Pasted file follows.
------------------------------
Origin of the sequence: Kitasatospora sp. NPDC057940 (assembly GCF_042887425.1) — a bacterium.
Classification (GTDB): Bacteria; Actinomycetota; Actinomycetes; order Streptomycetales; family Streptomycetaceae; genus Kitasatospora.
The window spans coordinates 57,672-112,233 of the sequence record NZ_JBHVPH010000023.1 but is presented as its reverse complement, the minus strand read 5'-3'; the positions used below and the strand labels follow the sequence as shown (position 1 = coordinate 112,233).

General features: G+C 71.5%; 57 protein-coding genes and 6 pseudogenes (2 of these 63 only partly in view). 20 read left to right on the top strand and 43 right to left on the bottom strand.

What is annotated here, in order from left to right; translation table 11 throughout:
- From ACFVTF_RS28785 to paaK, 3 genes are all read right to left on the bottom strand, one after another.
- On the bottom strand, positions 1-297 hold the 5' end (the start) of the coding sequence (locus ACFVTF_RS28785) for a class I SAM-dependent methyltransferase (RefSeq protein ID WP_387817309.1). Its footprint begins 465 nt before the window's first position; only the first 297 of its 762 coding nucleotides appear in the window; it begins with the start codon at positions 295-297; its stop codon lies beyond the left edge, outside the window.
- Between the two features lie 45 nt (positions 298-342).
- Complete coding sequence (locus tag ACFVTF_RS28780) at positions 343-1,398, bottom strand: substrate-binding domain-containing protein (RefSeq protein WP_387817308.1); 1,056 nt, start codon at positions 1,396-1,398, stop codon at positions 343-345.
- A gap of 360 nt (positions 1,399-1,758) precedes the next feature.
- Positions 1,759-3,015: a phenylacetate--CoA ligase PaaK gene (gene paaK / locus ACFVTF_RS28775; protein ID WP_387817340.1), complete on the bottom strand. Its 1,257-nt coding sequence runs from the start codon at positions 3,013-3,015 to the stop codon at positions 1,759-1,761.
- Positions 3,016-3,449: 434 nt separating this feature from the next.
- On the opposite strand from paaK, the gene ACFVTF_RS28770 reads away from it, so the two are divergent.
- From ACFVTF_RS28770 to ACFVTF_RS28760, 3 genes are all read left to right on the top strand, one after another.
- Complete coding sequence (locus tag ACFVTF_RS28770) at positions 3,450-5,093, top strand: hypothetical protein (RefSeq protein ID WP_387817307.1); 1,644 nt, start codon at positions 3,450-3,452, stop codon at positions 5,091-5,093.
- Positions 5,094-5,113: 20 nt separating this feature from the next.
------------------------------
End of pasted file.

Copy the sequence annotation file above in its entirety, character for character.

Origin of the sequence: Kitasatospora sp. NPDC057940 (assembly GCF_042887425.1) — a bacterium.
Classification (GTDB): Bacteria; Actinomycetota; Actinomycetes; order Streptomycetales; family Streptomycetaceae; genus Kitasatospora.
The window spans coordinates 57,672-112,233 of the sequence record NZ_JBHVPH010000023.1 but is presented as its reverse complement, the minus strand read 5'-3'; the positions used below and the strand labels follow the sequence as shown (position 1 = coordinate 112,233).

General features: G+C 71.5%; 57 protein-coding genes and 6 pseudogenes (2 of these 63 only partly in view). 20 read left to right on the top strand and 43 right to left on the bottom strand.

What is annotated here, in order from left to right; translation table 11 throughout:
- From ACFVTF_RS28785 to paaK, 3 genes are all read right to left on the bottom strand, one after another.
- On the bottom strand, positions 1-297 hold the 5' end (the start) of the coding sequence (locus ACFVTF_RS28785) for a class I SAM-dependent methyltransferase (RefSeq protein ID WP_387817309.1). Its footprint begins 465 nt before the window's first position; only the first 297 of its 762 coding nucleotides appear in the window; it begins with the start codon at positions 295-297; its stop codon lies beyond the left edge, outside the window.
- Between the two features lie 45 nt (positions 298-342).
- Complete coding sequence (locus tag ACFVTF_RS28780) at positions 343-1,398, bottom strand: substrate-binding domain-containing protein (RefSeq protein WP_387817308.1); 1,056 nt, start codon at positions 1,396-1,398, stop codon at positions 343-345.
- A gap of 360 nt (positions 1,399-1,758) precedes the next feature.
- Positions 1,759-3,015: a phenylacetate--CoA ligase PaaK gene (gene paaK / locus ACFVTF_RS28775; protein ID WP_387817340.1), complete on the bottom strand. Its 1,257-nt coding sequence runs from the start codon at positions 3,013-3,015 to the stop codon at positions 1,759-1,761.
- Positions 3,016-3,449: 434 nt separating this feature from the next.
- On the opposite strand from paaK, the gene ACFVTF_RS28770 reads away from it, so the two are divergent.
- From ACFVTF_RS28770 to ACFVTF_RS28760, 3 genes are all read left to right on the top strand, one after another.
- Complete coding sequence (locus tag ACFVTF_RS28770) at positions 3,450-5,093, top strand: hypothetical protein (RefSeq protein ID WP_387817307.1); 1,644 nt, start codon at positions 3,450-3,452, stop codon at positions 5,091-5,093.
- Positions 5,094-5,113: 20 nt separating this feature from the next.